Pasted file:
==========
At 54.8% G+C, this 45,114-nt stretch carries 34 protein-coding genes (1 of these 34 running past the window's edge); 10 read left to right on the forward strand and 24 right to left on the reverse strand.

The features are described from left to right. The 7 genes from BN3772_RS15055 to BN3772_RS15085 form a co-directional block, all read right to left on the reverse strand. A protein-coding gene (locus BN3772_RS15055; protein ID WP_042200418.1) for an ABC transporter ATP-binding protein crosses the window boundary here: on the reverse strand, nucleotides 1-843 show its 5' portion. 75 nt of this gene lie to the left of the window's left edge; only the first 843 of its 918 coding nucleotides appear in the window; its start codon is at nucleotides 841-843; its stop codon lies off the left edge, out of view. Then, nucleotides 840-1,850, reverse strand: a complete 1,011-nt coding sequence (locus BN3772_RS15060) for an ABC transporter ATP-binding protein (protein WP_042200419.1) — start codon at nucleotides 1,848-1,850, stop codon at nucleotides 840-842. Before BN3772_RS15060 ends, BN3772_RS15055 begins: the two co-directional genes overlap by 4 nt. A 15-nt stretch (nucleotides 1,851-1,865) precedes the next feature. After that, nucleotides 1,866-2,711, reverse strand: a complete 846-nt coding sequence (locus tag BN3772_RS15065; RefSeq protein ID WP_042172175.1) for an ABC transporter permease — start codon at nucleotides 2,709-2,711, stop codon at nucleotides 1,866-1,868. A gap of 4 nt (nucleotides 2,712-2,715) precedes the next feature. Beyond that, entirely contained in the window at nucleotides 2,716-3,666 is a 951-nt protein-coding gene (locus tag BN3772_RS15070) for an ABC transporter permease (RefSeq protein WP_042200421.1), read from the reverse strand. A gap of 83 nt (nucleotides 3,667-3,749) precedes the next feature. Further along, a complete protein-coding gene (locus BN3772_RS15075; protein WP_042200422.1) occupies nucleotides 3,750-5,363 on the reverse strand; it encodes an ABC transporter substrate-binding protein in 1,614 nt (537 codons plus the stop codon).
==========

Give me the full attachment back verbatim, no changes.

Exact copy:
At 54.8% G+C, this 45,114-nt stretch carries 34 protein-coding genes (1 of these 34 running past the window's edge); 10 read left to right on the forward strand and 24 right to left on the reverse strand.

The features are described from left to right. The 7 genes from BN3772_RS15055 to BN3772_RS15085 form a co-directional block, all read right to left on the reverse strand. A protein-coding gene (locus BN3772_RS15055; protein ID WP_042200418.1) for an ABC transporter ATP-binding protein crosses the window boundary here: on the reverse strand, nucleotides 1-843 show its 5' portion. 75 nt of this gene lie to the left of the window's left edge; only the first 843 of its 918 coding nucleotides appear in the window; its start codon is at nucleotides 841-843; its stop codon lies off the left edge, out of view. Then, nucleotides 840-1,850, reverse strand: a complete 1,011-nt coding sequence (locus BN3772_RS15060) for an ABC transporter ATP-binding protein (protein WP_042200419.1) — start codon at nucleotides 1,848-1,850, stop codon at nucleotides 840-842. Before BN3772_RS15060 ends, BN3772_RS15055 begins: the two co-directional genes overlap by 4 nt. A 15-nt stretch (nucleotides 1,851-1,865) precedes the next feature. After that, nucleotides 1,866-2,711, reverse strand: a complete 846-nt coding sequence (locus tag BN3772_RS15065; RefSeq protein ID WP_042172175.1) for an ABC transporter permease — start codon at nucleotides 2,709-2,711, stop codon at nucleotides 1,866-1,868. A gap of 4 nt (nucleotides 2,712-2,715) precedes the next feature. Beyond that, entirely contained in the window at nucleotides 2,716-3,666 is a 951-nt protein-coding gene (locus tag BN3772_RS15070) for an ABC transporter permease (RefSeq protein WP_042200421.1), read from the reverse strand. A gap of 83 nt (nucleotides 3,667-3,749) precedes the next feature. Further along, a complete protein-coding gene (locus BN3772_RS15075; protein WP_042200422.1) occupies nucleotides 3,750-5,363 on the reverse strand; it encodes an ABC transporter substrate-binding protein in 1,614 nt (537 codons plus the stop codon).